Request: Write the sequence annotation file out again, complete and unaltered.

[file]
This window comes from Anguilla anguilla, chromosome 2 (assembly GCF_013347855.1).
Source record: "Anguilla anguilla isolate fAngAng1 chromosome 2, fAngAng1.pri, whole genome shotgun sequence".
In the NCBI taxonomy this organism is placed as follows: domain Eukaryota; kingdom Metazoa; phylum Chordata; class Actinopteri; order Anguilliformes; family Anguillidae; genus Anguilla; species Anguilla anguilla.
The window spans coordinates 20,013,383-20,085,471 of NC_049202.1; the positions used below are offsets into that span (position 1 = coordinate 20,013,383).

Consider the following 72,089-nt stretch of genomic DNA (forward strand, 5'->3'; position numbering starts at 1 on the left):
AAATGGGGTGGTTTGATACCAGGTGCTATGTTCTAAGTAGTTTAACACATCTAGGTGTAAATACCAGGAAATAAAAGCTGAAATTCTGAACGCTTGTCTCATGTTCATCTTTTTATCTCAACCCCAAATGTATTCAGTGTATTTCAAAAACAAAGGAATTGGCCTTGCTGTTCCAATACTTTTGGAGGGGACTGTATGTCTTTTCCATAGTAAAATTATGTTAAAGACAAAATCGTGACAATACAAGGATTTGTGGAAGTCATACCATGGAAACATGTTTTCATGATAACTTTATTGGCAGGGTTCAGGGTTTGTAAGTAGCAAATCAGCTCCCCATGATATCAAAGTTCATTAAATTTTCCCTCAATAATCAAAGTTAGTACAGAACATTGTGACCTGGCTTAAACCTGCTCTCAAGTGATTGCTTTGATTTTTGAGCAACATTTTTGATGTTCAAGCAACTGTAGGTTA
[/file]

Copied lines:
This window comes from Anguilla anguilla, chromosome 2 (assembly GCF_013347855.1).
Source record: "Anguilla anguilla isolate fAngAng1 chromosome 2, fAngAng1.pri, whole genome shotgun sequence".
In the NCBI taxonomy this organism is placed as follows: domain Eukaryota; kingdom Metazoa; phylum Chordata; class Actinopteri; order Anguilliformes; family Anguillidae; genus Anguilla; species Anguilla anguilla.
The window spans coordinates 20,013,383-20,085,471 of NC_049202.1; the positions used below are offsets into that span (position 1 = coordinate 20,013,383).

Consider the following 72,089-nt stretch of genomic DNA (forward strand, 5'->3'; position numbering starts at 1 on the left):
AAATGGGGTGGTTTGATACCAGGTGCTATGTTCTAAGTAGTTTAACACATCTAGGTGTAAATACCAGGAAATAAAAGCTGAAATTCTGAACGCTTGTCTCATGTTCATCTTTTTATCTCAACCCCAAATGTATTCAGTGTATTTCAAAAACAAAGGAATTGGCCTTGCTGTTCCAATACTTTTGGAGGGGACTGTATGTCTTTTCCATAGTAAAATTATGTTAAAGACAAAATCGTGACAATACAAGGATTTGTGGAAGTCATACCATGGAAACATGTTTTCATGATAACTTTATTGGCAGGGTTCAGGGTTTGTAAGTAGCAAATCAGCTCCCCATGATATCAAAGTTCATTAAATTTTCCCTCAATAATCAAAGTTAGTACAGAACATTGTGACCTGGCTTAAACCTGCTCTCAAGTGATTGCTTTGATTTTTGAGCAACATTTTTGATGTTCAAGCAACTGTAGGTTA